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Radiology. 2015 Apr;275(1):28-42. doi: 10.1148/radiol.14141144.

Incompletely characterized incidental renal masses: emerging data support conservative management.

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From the Division of Abdominal Imaging and Intervention, Department of Radiology (S.G.S.), and Division of Urology, Department of Surgery (Q.D.T.), Brigham and Women's Hospital, 75 Francis St, Boston, MA 02115; and Department of Radiology, Yale University School of Medicine, New Haven, Conn (G.M.I.).


With imaging, most incidental renal masses can be diagnosed promptly and with confidence as being either benign or malignant. For those that cannot, management recommendations can be devised on the basis of a thorough evaluation of imaging features. However, most renal masses are either too small to characterize completely or are detected initially in imaging examinations that are not designed for full evaluation of them. These masses constitute a group of masses that are considered incompletely characterized. On the basis of current published guidelines, many masses warrant additional imaging. However, while the diagnosis of renal cancer at a curable stage remains the first priority, there is the additional need to reduce unnecessary healthcare costs and radiation exposure. As such, emerging data now support foregoing additional imaging for many incompletely characterized renal masses. These data include the low risk of progression to metastases or death for small renal masses that have undergone active surveillance (including biopsy-proven cancers) and a better understanding of how specific imaging features can be used to diagnose their origins. These developments support (a) avoidance of imaging entirely for those incompletely characterized renal masses that are highly likely to be benign cysts and (b) delay of further imaging of small solid masses in selected patients. Although more evidence-based data are needed and comprehensive management algorithms have yet to be defined, these recommendations are medically appropriate and practical, while limiting the imaging of many incompletely characterized incidental renal masses.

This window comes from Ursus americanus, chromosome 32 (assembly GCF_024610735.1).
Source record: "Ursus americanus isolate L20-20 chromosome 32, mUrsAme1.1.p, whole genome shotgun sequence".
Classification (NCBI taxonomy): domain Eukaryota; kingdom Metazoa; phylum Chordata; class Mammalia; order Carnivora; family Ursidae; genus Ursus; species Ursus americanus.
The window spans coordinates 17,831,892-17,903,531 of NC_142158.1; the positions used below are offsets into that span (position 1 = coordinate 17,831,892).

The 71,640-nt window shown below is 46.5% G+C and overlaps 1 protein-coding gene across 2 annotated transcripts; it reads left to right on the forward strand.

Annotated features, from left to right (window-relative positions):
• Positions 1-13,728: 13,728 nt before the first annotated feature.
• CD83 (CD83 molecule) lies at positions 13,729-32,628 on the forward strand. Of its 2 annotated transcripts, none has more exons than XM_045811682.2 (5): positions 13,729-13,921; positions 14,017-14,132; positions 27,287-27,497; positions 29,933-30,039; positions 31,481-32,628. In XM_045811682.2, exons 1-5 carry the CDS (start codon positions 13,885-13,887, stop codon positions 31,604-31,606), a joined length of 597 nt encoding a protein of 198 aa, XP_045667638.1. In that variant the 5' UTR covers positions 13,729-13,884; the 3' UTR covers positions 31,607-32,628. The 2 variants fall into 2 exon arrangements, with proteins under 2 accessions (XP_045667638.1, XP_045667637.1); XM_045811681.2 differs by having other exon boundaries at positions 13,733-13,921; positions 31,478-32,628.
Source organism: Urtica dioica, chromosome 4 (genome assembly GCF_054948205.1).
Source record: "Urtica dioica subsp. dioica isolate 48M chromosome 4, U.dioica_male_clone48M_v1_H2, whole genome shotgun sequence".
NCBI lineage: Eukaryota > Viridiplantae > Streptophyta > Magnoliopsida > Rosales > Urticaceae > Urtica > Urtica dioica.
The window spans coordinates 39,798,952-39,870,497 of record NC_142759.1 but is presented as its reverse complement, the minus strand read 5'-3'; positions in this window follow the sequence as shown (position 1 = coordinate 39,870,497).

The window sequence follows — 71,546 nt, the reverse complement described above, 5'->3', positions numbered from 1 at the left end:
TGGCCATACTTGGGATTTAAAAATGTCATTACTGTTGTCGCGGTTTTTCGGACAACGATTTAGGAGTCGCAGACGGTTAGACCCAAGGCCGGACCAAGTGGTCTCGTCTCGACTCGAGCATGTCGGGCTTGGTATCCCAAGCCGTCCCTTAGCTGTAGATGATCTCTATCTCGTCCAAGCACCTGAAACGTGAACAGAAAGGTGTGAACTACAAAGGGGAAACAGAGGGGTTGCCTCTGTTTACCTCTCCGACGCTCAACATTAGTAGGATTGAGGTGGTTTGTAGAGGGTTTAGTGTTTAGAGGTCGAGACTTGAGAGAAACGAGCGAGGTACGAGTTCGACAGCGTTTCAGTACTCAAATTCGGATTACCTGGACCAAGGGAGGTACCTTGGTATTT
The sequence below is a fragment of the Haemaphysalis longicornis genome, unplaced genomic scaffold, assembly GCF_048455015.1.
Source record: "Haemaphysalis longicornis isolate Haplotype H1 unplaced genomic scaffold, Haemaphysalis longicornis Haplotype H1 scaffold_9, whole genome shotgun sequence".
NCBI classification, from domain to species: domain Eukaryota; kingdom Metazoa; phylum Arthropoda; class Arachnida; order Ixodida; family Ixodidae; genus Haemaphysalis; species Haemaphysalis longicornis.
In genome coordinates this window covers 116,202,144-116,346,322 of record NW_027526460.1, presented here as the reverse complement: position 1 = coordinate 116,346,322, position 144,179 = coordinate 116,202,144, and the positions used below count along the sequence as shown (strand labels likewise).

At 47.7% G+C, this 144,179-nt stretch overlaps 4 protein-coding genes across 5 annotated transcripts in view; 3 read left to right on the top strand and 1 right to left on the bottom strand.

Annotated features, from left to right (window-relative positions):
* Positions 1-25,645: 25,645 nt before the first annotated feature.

[Indexed for MEDLINE]

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